A typical scene on a side street in Guadalajara, Jalisco, Mexico.



Behind the scenes at a Charreada, or Mexican Rodeo near Puerto Vallarta.



This candid, or found, as opposed to formal, still life is from the Mercado San Juan de Pugibet, scene of several of my interior street photos.

From Ranchos de Taos, New Mexico, hasta mañana.



Long day. Wifi on bus from Queretaro to Mexico City virtually non-existant. Ditto for my room. So you're getting this from the restaurant where I'm waiting for my Octopus Machitos Tacos.

Ooo, my tacos just came, along with rice and plantanos. Delicious. Now, back to work…

I walked around a bit before heading to the bus and got a couple of street shots like this Mexican Still Life:

And this one I call Encounter:

I waited and waited for the guy to get out of my frame. Fortunately, I kept on shooting while waiting, and got this version that I like much more than the one I finally got with just the manikin!

I only had couple of minutes while waiting for my bus, but managed these two iPhone finger sketches…

Seems like everyone is on some mobile device.

Well, my tacos are all gone, and it's time to head back to my room.

From Ciudad de Mexico, no longer Mexico DF, Hasta mañana.



Continued from yesterday…

All's well that ends well!

Hasta mañana.



Another long day, more tired and sore, and more to be done. Backup, you know? Enjoy:

SIDE SADDLE / ESCARAMUSA / iPhone 6s Plus / Snapseed

Griping, but loving it.

Hasta mañana.



Over on my Facebook page, in response to yesterday's photo, Grandstand, Thea had this to say:

John! I hope you can share an image of that fabulous painting you did years ago after the first Charreada visit. The title is PADRE HIJO HIJO ( Father Son Son) it is such a powerful image of this subject and “family love”.

So here they are…

PADRE HIJO HIJO / The Father, his son, and his son. / oil on Canvas / 50 x 40 inches, and…

FAMILIA / Family / Pastel on Charkoboard / 32 x 40 Inches

The first is a composite, actually, of Charros from that first Charreada and the Lienzo Charro Constituyentes in Mexico City. It represents the multi-generational nature of the Charro tradition.

Familia is based on a photograph I took in Mexico City's Lagunilla Market. I saw this proud grandfather outfitting the older brother in his new elaborate Charro costume, and knew I would have to paint them.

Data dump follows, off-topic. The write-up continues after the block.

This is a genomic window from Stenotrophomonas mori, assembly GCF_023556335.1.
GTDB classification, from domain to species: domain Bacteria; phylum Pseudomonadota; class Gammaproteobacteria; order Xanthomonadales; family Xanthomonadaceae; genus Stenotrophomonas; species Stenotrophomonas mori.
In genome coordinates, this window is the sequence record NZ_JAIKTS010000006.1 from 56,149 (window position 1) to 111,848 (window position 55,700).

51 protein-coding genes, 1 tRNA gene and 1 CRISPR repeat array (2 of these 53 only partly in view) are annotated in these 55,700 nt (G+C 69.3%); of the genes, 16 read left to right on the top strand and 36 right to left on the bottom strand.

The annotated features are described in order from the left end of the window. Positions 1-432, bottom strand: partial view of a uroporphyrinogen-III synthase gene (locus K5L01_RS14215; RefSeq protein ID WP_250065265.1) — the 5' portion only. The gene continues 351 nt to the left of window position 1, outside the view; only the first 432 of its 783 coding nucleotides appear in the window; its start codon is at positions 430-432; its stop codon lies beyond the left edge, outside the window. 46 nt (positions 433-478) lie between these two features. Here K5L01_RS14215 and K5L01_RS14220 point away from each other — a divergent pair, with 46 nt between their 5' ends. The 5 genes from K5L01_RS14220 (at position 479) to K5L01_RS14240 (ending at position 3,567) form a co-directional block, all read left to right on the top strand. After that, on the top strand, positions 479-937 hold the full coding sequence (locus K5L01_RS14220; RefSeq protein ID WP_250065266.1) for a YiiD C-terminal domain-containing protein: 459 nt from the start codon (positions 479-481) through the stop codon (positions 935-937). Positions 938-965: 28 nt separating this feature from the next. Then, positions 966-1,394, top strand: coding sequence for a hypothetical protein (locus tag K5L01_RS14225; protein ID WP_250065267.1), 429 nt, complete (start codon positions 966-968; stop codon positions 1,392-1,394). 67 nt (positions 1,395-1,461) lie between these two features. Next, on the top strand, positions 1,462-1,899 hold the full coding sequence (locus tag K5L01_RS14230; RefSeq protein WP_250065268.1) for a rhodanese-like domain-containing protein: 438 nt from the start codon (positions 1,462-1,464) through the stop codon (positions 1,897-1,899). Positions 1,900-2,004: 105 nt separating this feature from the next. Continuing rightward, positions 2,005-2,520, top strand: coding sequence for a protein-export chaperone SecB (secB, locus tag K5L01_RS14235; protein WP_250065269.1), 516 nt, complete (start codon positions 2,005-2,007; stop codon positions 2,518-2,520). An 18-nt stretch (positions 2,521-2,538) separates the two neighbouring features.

Hasta mañana.




Posting this series of Rodeo and Charreada kids got me thinking. Thinking about the various events where these photographs were taken. My first experience of Charreada happened when Thea and I were visiting with friends in San Miguel de Allende, in the state of Guanajuato, Mexico, in March, 2001.

A sandwich board, temporarily set up across from the Parroquia caught my eye. There was to be a Charreada on the coming weekend. I had, for years, been photographing rodeo stock, horses and cattle alike, as research for my paintings, and had attended rodeos throughout my life. But I had never been to a Charreada despite extensive travels in Mexico.

I decided to check it out. On Saturday, I caught a bus out to the Lienzo Charro on the edge of town. I bought a ticket, but rather than enter the covered seating area, I made my way around the outside of the arena in search of critters to photograph. This took me past the area where the Charros and Charras were unloading and saddling their mounts, adjusting their gear and costumes, exercising their horses and practicing rope tricks.

A loud cheer arose from inside the arena and these two boys quickly stood up on their saddles to look over the wall and see the action, creating their own “grandstand”.

I fell in love that day, with the action, the color, tradition, culture and people of Charrería. The freedom of movement and access, the warm friendliness and openness of the people, and the amazing displays of horsemanship, combined with the all-ages inclusiveness of this family oriented sport keeps me going back for more.

I have since photographed at Charreadas many times in Mexico City, in Puebla, and at National Championships in Ciudad Juarez, Zacatecas, and Apaseo el Grande.

Now, if you'll excuse me, I have to go pack for the Championships at the end of this month in Puerto Vallarta.

Hasta mañana.



Panasonic Lumix DMC – FZ30 / ACDSee Pro 6

Once again, a dive back into the archives of When a Painter Snaps:

I sometimes think the best part of my photographing rodeos, Charreadas (Mexican rodeos), and Jineteadas (Argentinian rodeos), and other horse events, is the children. There's something charming, beautiful and inherently wholesome about these children of the equine world.

This young lady rides in the opening ceremony with her big sister who is about to perform in Escaramusa, the side-saddle, all girl precision drill team.

Hasta mañana.



TORN BUILDING / iPhone 6 Plus / Snapseed / PhotoForge 2

I shot this from the taxi at the corner of Calle Cedro and Paseo de la Reforma, on last April Fool's Day, on my way to the American Express office in Mexico City to book a flight. That's all the caption you get. Take a moment, though, look it over, and see what story the photo tells you. What are you seeing? What all are you seeing? What might it all mean?

As you can see, I'm having a hard time getting away from PhotoForge 2. One heck of an app. Too bad Yahoo killed it.

Sorry, but the book news will have to wait until tomorrow, or even until after the weekend. We'll see. This is a busy time for us, and I'll bet it is for you, too.

Hasta mañana.